This is another example of Harry Whittington's "mid-century erotica" from the time when he was churning out work for hire. The setup made me hopeful that it would be a pretty good crime novel, with sex. It wasn't as good as I'd hoped, however.
The setup, depicted on the cover, has a sleep-deprived Nick Phillips driving a seemingly deserted road because he was looking for a shortcut. He spots a scantily dressed woman wandering along and stops to see if he can be of help. She's battered and bruised and pretty much out of it. He does manage to get her to her house, which looks as if a fight has taken place. Sex ensues. The best sex ever, for either of them. She's married, of course, and her husband has disappeared. There's $250,000 that he's stolen and that can maybe be recovered. The woman is clearly not being truthful about what's been going on.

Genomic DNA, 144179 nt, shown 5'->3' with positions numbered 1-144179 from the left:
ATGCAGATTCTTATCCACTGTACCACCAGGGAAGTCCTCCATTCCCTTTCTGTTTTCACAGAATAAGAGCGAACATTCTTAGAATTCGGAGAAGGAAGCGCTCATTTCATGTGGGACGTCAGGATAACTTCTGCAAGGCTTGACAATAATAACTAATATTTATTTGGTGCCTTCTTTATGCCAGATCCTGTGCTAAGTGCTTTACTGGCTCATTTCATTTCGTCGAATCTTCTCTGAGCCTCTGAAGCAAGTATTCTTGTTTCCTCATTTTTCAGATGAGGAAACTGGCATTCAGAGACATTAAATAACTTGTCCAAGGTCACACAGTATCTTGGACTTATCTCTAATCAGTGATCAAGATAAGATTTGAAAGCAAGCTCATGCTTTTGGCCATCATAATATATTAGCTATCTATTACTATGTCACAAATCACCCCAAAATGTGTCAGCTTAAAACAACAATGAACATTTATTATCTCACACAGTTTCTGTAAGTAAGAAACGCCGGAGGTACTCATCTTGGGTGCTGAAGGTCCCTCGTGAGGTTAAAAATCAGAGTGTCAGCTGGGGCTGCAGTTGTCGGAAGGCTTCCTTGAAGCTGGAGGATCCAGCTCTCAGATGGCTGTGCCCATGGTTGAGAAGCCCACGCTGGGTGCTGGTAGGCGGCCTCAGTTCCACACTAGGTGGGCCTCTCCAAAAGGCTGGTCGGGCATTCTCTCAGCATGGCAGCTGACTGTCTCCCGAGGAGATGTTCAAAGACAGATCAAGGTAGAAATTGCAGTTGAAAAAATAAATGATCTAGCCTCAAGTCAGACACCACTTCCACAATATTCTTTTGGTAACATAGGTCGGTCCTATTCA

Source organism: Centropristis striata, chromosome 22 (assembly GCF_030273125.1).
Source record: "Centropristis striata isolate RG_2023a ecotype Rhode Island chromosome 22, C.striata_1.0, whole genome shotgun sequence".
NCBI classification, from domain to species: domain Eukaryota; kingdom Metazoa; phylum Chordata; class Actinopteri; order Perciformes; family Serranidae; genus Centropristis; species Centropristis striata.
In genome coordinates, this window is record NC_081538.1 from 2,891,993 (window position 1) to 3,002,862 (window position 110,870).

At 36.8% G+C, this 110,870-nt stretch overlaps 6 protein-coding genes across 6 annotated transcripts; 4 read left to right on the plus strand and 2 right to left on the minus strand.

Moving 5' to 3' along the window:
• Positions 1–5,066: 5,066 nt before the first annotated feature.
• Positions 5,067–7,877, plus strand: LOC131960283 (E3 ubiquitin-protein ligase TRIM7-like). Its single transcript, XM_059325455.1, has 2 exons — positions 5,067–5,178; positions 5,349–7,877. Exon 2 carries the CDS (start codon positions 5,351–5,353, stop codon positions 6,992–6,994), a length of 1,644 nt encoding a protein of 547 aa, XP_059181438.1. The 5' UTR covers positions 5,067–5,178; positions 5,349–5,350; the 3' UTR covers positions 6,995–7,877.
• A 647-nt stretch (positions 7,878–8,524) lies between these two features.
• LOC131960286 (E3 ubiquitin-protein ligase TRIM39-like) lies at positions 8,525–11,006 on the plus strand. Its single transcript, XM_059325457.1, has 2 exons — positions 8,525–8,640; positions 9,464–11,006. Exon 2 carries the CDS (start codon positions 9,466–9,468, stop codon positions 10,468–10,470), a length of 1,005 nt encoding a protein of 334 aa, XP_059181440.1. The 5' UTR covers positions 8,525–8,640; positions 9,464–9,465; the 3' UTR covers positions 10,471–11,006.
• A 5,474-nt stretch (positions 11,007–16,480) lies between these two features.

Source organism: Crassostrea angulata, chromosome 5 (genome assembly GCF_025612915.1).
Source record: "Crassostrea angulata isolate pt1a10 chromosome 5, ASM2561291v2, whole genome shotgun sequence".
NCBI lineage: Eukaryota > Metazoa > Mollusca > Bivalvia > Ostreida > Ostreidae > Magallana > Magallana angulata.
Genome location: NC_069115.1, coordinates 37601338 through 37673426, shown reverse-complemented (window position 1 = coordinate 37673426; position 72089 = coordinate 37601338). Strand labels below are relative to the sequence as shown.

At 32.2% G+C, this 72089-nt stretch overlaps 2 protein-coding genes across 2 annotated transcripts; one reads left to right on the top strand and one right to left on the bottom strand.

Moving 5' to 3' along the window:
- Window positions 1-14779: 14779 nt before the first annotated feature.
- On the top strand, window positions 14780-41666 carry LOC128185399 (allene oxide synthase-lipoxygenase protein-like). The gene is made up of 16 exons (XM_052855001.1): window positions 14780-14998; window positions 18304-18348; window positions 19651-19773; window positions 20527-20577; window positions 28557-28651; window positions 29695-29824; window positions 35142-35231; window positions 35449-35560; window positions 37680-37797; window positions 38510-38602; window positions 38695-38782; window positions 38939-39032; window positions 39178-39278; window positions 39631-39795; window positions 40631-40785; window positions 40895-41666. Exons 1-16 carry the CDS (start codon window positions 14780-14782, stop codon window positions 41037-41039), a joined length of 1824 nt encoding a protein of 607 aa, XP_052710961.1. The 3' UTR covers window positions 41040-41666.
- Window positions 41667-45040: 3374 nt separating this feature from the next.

Not a bad setup, but the novel bogs down in endless talking. It was clearly written by Harry Whittington, but it lacks his usual narrative drive. There's lots of that good old sex philosophy: "A woman has to truly belong. She's got to be a slave to a man when they're together like that. She's got to be his slave. He's got to make her want to be his slave." To which the reply is, "I'll buy that."
If Whittington had eliminated all the sex and stuck with a straightforward crime novel, we'd have had a better book. Not that this one's terrible, but it's not up to Whittington's usual standards.